Electroconvulsive Therapy

ECT Overview

Our program offers electroconvulsive therapy (ECT) for individuals with treatment resistant depression and other mental disorders. ECT is a safe and effective treatment for individuals who have not benefited from medications, psychotherapy, or other treatments.

ECT treatment involves applying a small, controlled current between two metal discs, called electrodes, which are placed on the scalp and/or temple. The current passes through a specific part of the brain, which stimulates a targeted area of the brain. It is believed that ECT works by affecting the neurotransmitters in the brain that transfer messages between nerve cells, which are altered in mood disorders. These changes in brain pathways result in improved depressive symptoms.

ECT FAQ for patients

  1. What is electroconvulsive therapy (ECT)?
  2. How does ECT work?
  3. How many treatments are needed?
  4. How soon before I see results?
  5. Who is eligible for ECT treatment?
  6. Will ECT work for me?
  7. What are the potential side effects of ECT?
  8. Can I continue taking my antidepressant medication while getting ECT treatment?
  9. Do I have to pay for ECT?

What is electroconvulsive therapy (ECT)?


Electroconvulsive therapy (ECT) is a safe and effective treatment for mental health conditions, including major depression, bipolar disorder, and schizophrenia, which have not improved from other treatments, such as medications and psychotherapy. Treatment is administered under general anesthesia.

How does ECT work?

ECT involves administering a brief, controlled electrical current between two metal discs (electrodes) which are applied on the surface of the scalp or temple. The current stimulates a specific part of the brain and causes a small, controlled seizure which lasts between 15 and 90 seconds. This is done while you are under general anesthesia, and you will be asleep for about five to 10 minutes. You will be monitored by an anesthesiologist during your treatment. A course of ECT treatment will involve repeated treatment sessions.

By triggering brief, controlled seizures, ECT is associated with a number of neurophysiological changes. It affects many neurotransmitters which are implicated in mental disorders, which results in improvements in depressive symptoms.

How many treatments are needed?

On average, a course of treatment will involve 12 sessions, with approximately 2 to 3 sessions per week, however this will be determined by your doctor based on individual needs.

How soon before I see results?

Some of the therapeutic effects of ECT may be evident within 3 treatment sessions in some individuals, however may take longer in others. It is recommended to complete the full course of treatment to see full effects.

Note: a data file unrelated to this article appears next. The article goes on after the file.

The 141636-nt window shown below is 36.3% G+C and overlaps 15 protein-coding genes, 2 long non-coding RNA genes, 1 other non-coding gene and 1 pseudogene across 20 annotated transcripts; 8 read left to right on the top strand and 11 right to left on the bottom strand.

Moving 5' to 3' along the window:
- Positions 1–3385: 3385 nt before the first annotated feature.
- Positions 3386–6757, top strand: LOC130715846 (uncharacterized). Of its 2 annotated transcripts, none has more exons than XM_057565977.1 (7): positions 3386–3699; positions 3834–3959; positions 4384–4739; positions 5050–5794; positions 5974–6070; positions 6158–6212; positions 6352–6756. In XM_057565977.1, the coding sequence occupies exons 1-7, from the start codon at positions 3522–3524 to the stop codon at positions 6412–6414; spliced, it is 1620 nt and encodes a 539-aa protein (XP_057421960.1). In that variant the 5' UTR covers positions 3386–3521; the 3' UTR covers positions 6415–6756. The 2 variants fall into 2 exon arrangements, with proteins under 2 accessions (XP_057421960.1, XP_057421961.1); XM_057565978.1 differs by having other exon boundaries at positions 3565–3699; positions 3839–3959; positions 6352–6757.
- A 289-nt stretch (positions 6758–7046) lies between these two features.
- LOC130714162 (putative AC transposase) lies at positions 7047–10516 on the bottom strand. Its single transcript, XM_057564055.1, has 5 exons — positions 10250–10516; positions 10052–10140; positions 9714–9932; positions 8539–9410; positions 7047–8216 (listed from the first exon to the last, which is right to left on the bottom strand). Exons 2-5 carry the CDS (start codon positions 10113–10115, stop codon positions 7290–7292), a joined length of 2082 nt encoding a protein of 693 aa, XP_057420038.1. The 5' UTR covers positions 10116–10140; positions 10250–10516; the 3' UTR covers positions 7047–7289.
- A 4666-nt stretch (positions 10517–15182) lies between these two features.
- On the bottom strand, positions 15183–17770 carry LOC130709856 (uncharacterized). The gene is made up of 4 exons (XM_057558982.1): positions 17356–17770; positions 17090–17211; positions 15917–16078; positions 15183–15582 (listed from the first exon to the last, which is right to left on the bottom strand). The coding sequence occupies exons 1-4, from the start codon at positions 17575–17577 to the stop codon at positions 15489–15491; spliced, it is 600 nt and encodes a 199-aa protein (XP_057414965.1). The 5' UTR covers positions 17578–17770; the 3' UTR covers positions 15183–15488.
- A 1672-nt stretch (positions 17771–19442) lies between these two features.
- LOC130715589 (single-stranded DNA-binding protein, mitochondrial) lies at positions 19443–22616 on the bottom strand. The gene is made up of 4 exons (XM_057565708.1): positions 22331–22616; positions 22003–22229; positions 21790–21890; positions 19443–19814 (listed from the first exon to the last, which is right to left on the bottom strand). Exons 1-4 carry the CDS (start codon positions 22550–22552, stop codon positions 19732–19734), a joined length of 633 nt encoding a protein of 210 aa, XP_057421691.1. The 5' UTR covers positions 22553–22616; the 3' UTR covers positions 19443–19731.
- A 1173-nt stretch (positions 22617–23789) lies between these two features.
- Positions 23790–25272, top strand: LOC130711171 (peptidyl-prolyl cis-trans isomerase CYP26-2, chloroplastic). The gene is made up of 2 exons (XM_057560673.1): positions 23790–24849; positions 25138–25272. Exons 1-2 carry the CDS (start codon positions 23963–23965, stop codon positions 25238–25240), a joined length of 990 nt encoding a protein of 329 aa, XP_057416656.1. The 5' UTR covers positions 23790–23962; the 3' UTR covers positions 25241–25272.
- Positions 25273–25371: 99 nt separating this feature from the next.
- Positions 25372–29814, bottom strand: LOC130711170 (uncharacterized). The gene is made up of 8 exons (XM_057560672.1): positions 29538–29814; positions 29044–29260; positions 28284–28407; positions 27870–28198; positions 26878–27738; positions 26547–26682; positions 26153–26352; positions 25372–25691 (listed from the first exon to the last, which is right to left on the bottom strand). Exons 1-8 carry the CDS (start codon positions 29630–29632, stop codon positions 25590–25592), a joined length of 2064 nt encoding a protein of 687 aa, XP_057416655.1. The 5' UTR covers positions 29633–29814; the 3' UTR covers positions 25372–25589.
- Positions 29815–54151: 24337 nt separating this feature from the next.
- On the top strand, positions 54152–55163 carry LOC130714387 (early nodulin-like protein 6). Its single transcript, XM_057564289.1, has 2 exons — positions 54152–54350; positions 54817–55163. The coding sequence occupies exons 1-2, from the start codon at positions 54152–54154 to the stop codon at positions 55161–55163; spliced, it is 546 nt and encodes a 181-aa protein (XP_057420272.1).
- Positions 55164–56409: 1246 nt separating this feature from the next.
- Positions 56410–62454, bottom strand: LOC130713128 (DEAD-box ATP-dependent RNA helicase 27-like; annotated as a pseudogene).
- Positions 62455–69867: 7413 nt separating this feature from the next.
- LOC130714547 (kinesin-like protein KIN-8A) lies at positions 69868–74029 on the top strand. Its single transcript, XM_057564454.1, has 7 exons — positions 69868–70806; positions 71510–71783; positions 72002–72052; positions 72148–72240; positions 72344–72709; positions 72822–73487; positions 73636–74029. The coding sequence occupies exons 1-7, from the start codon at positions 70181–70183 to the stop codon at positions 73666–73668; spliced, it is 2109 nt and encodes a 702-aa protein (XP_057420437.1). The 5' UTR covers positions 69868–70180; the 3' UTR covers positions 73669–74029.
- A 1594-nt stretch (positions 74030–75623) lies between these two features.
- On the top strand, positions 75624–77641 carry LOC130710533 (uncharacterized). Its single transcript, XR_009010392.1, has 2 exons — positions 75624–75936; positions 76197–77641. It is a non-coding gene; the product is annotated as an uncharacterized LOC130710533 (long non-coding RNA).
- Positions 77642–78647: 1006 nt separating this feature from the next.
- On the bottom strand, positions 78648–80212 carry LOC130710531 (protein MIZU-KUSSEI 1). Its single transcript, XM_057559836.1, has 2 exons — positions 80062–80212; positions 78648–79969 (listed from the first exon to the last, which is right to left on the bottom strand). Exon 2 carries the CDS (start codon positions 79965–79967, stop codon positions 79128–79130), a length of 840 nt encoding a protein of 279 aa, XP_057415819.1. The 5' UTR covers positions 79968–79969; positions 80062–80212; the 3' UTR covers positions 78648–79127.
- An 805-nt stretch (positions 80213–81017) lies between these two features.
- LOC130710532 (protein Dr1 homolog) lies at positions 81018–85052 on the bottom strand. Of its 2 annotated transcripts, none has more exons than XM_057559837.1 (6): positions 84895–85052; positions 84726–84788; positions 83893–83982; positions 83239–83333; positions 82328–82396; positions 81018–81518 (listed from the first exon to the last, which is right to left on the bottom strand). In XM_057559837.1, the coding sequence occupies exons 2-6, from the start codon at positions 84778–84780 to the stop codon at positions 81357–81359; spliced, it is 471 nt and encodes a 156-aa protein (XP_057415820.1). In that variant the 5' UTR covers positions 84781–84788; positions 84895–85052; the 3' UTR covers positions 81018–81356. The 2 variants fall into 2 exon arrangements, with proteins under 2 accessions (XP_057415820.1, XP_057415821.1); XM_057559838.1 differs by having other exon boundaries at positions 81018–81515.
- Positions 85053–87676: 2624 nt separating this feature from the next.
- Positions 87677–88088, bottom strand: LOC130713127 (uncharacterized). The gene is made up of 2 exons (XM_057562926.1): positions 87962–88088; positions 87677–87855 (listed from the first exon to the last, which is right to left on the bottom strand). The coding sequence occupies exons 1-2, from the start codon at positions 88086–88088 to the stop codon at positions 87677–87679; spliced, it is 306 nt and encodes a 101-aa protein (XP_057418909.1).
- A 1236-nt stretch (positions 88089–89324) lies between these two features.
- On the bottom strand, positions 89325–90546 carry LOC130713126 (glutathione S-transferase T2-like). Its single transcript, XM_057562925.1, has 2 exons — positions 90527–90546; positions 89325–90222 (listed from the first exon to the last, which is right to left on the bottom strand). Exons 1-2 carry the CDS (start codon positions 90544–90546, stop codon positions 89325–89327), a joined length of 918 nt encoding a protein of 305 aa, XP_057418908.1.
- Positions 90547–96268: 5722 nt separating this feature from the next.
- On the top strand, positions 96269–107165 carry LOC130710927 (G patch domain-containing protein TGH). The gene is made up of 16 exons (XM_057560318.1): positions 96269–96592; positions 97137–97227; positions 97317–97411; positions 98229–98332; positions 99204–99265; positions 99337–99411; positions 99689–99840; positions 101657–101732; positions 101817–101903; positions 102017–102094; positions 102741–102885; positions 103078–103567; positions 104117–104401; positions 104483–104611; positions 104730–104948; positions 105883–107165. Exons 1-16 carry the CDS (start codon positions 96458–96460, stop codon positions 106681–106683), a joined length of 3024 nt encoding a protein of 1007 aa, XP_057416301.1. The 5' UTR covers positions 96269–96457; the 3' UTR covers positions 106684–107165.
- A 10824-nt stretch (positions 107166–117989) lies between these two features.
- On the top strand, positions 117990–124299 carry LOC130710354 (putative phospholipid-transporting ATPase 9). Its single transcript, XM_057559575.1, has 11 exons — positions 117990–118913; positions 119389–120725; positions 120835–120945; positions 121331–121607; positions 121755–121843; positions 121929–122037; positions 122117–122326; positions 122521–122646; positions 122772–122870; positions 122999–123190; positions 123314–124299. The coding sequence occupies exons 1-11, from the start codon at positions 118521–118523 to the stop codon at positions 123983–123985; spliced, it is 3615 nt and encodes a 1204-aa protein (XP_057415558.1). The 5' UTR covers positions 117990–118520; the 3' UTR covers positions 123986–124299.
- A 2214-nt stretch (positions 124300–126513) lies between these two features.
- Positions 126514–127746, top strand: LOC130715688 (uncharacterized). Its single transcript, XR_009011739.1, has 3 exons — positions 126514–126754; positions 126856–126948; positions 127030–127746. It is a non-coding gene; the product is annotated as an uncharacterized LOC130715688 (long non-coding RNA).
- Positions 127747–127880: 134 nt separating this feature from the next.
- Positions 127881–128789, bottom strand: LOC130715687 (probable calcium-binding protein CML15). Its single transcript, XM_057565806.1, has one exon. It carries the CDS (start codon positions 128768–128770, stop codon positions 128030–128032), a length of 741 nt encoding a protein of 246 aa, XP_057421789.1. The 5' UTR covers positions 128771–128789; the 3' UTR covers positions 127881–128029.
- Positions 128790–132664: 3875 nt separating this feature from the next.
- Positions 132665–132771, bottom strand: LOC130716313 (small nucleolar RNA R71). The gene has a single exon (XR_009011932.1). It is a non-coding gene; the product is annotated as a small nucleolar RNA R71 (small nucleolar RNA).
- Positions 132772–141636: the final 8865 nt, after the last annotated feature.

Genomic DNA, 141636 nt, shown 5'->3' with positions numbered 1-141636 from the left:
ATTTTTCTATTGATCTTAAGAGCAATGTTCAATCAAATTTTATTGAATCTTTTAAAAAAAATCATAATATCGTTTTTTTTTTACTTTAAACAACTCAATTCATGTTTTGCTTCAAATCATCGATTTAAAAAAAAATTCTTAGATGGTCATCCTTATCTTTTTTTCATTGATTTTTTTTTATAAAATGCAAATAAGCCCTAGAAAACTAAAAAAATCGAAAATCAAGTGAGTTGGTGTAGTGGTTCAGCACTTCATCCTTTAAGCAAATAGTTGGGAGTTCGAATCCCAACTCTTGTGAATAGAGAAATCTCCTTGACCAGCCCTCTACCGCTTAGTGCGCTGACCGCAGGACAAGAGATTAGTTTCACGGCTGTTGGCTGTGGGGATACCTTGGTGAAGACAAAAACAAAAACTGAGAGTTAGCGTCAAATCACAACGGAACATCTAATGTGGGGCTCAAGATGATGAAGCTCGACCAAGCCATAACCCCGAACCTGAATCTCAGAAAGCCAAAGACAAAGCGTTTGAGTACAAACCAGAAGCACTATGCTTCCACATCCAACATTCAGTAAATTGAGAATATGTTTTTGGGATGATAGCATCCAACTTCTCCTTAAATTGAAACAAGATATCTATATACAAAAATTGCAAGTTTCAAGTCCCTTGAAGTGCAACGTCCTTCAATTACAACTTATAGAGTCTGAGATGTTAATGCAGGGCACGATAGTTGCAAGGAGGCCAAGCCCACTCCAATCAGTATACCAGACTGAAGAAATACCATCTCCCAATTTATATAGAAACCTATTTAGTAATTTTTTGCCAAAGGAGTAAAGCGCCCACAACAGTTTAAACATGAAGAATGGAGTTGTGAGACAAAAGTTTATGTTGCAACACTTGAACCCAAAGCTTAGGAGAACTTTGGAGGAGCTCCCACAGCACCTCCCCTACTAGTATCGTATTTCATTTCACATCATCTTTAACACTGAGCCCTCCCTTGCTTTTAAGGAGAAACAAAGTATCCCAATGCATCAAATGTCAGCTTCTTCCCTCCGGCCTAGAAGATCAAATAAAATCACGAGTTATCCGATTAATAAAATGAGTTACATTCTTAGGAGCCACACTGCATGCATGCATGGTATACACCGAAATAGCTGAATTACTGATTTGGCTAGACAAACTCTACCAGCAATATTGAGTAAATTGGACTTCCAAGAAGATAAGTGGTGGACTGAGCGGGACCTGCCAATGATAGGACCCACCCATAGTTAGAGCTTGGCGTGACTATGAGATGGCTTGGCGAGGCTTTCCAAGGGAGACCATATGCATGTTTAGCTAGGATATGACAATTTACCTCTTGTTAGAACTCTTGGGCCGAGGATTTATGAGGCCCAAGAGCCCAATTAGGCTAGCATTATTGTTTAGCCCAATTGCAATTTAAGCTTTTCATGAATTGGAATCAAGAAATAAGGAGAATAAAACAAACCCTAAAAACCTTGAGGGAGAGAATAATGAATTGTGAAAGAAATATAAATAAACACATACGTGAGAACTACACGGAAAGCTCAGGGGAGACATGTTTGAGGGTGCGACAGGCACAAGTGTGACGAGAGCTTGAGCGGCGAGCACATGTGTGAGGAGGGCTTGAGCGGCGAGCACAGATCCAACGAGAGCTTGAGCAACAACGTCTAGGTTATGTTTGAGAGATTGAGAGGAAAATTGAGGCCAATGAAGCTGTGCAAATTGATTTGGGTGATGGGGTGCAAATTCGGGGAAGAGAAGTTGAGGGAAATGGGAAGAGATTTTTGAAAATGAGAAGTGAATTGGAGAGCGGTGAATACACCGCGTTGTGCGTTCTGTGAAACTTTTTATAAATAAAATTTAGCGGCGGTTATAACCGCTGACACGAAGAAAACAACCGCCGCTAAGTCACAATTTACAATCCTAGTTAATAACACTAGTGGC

Who is eligible for ECT treatment?


ECT is recommended for people with severe mental illness, such as treatment resistant major depression, bipolar disorder, and schizophrenia. It is used experimentally in other conditions at this time. It is not a first-line treatment, meaning that it should be considered after people have not responded to other treatments, including medications, psychotherapy, and other forms of neurostimulation. However, for some people with very severe disease with life-threatening symptoms, ECT can be considered.

To be eligible for treatment, you must be medically stable and cleared by an anesthesiologist. 

Will ECT work for me?

Current research has shown that up to 70-80% of individuals can  have an improvement in depressive symptoms, and up to 60% of people with depression can achieve remission with a course of ECT treatment. 

Although ECT can be very effective for many people with severe mental illness, it is not a cure and other types of treatment may need to be continued to maintain positive effects. This maintenance therapy could involve medications, psychotherapy, other brain stimulation treatments, or ongoing ECT treatments.

What are the potential side effects of ECT?

The most common side effects of ECT include headache and muscle pain or stiffness. Some individuals may experience confusion, nausea, or high blood pressure, but these side effects are temporary. Some individuals may experience memory impairments which can last between several weeks to months.

  • Headache
  • Nausea
  • Confusion
  • Muscle stiffness
  • Memory loss
  • Changes in heart rate or blood pressure

Can I continue taking my antidepressant medication while getting ECT treatment?

Most medications can be continued during your ECT treatment. Your psychiatrist will review your medications prior to starting treatment with ECT.

Medications that may affect the seizure threshold will be evaluated and may be changed accordingly. Irreversible monoamine oxidase inhibitors (MAOIs) should be discontinued 14 days prior to ECT.

Do I have to pay for ECT?

No, there is no cost to you to receive ECT treatment?

In case of an emergency

If you are having thoughts of harming yourself at any time, please call the Greater Toronto Distress Centre Helpline 416-408-HELP (4357) or visit your nearest emergency department. In this situation, please do not use the clinic voicemail or email, as it may not be possible to provide an immediate response.

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